When Democrats passed the Affordable Care Act in 2010, they knew it wasn’t popular — poll after poll showed pluralities, if not majorities, opposed to the legislation after the bruising national fight that led to its passage. But Democrats had a theory about the law: as time went on, and Americans started to gain coverage, the law’s favorability would rise.

“As that bill is enacted, it’s going to become more and more popular,” Sen. Charles Schumer (D-NY) predicted on Meet the Press in March 2010.

“I think that [the law] over time is going to become more popular,” David Axelrod, then a senior adviser to President Obama, declared in September.

Five years later, it’s fair to declare that prediction dead wrong: 83 percent of Americans still hold the same opinions they did in 2010. And of those who have changed their minds, 58 percent of them have become more negative toward the law, a new Vox poll conducted by PerryUndem shows.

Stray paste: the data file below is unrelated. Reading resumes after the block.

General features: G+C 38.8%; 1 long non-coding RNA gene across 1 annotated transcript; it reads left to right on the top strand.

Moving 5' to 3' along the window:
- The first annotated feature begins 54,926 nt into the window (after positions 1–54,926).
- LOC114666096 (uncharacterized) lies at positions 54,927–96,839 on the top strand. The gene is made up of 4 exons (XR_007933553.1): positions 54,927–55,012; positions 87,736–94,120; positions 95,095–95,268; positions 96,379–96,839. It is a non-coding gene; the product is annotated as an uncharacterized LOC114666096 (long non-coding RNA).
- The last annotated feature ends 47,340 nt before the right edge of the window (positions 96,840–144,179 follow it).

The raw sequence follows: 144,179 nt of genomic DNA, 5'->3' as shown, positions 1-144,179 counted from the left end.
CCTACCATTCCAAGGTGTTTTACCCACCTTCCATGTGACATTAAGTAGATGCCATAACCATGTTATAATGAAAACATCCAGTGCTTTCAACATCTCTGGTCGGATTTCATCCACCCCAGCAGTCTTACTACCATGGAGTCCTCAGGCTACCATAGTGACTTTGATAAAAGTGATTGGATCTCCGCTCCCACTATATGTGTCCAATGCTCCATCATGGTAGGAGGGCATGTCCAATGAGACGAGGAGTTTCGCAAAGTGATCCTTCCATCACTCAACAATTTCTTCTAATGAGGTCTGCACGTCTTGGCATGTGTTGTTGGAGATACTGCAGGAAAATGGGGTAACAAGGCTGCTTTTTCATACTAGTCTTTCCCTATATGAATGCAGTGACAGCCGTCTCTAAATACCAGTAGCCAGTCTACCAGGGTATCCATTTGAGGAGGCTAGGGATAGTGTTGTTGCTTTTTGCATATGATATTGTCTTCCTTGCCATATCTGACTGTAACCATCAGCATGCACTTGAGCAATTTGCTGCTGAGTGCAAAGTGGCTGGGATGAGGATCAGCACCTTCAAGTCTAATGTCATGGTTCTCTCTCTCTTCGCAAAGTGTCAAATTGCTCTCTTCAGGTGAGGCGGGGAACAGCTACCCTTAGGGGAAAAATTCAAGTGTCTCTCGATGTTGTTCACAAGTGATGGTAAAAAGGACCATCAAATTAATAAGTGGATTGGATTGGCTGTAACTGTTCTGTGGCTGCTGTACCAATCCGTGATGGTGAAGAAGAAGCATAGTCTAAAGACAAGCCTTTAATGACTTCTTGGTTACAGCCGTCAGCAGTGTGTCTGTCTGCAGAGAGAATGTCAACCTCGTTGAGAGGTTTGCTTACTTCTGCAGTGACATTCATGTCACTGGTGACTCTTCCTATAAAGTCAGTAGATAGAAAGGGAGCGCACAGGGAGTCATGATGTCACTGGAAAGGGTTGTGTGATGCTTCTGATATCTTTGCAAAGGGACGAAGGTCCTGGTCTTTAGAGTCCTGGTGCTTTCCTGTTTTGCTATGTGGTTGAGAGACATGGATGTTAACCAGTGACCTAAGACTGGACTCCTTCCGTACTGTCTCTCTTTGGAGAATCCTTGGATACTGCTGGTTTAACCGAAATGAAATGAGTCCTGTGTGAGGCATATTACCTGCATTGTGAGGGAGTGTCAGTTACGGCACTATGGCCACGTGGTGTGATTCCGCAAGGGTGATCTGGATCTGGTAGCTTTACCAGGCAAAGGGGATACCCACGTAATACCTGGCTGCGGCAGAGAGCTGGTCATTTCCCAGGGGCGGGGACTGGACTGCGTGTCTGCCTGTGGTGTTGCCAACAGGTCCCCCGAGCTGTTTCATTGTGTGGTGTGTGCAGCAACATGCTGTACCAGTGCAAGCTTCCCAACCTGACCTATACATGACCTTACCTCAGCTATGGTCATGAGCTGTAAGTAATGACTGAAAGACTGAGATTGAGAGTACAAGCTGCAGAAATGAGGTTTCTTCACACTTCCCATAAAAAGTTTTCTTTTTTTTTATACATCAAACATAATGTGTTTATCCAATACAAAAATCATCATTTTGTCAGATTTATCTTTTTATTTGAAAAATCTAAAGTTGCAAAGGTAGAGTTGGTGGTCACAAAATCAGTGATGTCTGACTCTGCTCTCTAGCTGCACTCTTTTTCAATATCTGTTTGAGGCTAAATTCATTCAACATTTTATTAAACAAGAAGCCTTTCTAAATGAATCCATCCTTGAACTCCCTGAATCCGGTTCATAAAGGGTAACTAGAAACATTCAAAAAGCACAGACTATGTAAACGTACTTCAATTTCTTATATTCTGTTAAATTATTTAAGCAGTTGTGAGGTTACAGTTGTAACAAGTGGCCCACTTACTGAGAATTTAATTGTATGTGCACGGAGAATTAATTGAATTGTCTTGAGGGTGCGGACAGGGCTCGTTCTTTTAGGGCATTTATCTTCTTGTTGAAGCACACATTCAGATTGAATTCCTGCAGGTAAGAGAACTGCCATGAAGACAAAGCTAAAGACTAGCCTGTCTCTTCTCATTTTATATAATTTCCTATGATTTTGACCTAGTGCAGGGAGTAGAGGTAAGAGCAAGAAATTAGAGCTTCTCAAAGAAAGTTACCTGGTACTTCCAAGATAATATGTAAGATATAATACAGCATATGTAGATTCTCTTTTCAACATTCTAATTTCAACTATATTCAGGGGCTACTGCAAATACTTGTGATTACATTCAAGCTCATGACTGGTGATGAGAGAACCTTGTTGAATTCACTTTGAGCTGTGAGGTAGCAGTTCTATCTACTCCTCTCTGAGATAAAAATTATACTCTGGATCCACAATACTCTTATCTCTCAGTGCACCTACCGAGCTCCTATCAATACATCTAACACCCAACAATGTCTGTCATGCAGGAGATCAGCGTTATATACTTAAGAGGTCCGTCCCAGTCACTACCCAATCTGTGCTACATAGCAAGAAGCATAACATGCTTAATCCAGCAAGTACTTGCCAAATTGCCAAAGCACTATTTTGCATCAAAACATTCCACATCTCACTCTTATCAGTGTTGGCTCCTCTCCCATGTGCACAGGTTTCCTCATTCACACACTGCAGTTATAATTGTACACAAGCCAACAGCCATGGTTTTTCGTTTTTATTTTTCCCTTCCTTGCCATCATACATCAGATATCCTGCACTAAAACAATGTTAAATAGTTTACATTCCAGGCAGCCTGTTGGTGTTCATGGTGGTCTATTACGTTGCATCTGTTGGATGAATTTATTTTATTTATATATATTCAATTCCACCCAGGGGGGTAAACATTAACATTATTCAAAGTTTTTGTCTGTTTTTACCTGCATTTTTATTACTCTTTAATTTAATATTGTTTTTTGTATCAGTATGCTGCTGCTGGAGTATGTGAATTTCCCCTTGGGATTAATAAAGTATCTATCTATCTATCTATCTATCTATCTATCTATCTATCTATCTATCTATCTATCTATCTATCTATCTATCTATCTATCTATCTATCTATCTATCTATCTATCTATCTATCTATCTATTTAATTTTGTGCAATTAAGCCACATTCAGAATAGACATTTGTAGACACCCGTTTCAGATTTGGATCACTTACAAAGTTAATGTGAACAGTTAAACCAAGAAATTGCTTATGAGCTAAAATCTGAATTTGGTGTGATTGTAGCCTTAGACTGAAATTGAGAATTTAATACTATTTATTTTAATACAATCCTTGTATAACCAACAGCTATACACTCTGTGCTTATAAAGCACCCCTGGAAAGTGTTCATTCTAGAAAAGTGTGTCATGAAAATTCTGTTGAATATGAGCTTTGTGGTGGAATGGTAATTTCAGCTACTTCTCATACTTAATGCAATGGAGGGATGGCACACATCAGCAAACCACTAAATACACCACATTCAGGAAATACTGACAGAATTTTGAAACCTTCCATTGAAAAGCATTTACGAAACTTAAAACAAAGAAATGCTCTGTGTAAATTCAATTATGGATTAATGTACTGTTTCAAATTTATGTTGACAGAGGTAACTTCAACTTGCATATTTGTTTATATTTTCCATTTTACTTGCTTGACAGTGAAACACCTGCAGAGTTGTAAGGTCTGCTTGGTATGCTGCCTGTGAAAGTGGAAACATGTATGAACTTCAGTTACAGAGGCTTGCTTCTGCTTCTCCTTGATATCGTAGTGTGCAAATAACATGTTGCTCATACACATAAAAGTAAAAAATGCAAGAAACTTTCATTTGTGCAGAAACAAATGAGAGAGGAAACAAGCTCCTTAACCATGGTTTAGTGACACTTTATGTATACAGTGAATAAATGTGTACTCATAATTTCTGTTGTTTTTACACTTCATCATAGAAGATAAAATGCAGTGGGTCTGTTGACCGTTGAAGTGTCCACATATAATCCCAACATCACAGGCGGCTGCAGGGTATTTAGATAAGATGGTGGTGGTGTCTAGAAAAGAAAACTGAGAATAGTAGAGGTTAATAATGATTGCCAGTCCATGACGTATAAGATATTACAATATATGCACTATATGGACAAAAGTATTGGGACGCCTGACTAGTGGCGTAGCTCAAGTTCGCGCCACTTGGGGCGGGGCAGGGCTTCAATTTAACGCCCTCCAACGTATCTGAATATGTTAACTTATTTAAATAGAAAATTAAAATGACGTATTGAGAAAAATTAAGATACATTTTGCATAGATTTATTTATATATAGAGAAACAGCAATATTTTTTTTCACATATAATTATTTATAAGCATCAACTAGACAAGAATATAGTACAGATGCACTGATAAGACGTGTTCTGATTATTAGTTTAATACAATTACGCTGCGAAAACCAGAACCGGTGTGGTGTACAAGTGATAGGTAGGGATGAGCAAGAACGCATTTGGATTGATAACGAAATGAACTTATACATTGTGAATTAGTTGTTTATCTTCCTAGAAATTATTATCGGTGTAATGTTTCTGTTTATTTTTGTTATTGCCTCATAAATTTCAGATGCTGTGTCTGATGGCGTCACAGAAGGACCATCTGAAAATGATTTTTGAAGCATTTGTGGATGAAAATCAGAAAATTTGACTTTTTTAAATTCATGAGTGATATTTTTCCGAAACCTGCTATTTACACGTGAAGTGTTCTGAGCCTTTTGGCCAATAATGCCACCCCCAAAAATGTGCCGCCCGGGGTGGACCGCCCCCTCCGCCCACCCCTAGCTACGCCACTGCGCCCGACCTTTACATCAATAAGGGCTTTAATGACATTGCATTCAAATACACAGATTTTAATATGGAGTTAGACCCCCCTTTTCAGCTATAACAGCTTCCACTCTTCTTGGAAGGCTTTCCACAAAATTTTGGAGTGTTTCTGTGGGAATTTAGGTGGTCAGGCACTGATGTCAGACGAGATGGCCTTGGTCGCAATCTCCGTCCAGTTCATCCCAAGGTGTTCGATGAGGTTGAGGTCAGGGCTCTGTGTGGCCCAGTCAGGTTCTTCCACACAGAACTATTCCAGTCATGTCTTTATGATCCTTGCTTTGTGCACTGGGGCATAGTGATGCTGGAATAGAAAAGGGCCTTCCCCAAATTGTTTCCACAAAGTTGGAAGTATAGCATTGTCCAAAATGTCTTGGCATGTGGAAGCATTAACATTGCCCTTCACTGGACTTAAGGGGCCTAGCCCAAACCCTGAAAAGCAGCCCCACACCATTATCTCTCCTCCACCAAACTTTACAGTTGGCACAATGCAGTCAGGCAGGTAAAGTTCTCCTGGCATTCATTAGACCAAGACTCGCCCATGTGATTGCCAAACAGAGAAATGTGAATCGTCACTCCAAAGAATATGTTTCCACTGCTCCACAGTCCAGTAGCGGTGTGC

If there’s any area of consensus, it’s in misperceptions of the law: 82 percent of Americans either say the price tag has gone up, or aren’t sure (the law’s price has actually decreased as compared with initial estimates), and only 13 percent know the law met its first-year enrollment goals.

Taken overall, the poll paints a frustrating picture for Democrats: most Americans aren’t changing their opinion; those who are have mostly become more negative; and some widely held beliefs about the Affordable Care Act are far from accurate.

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Jeffrey R. Ungvary President

Jeffrey R. Ungvary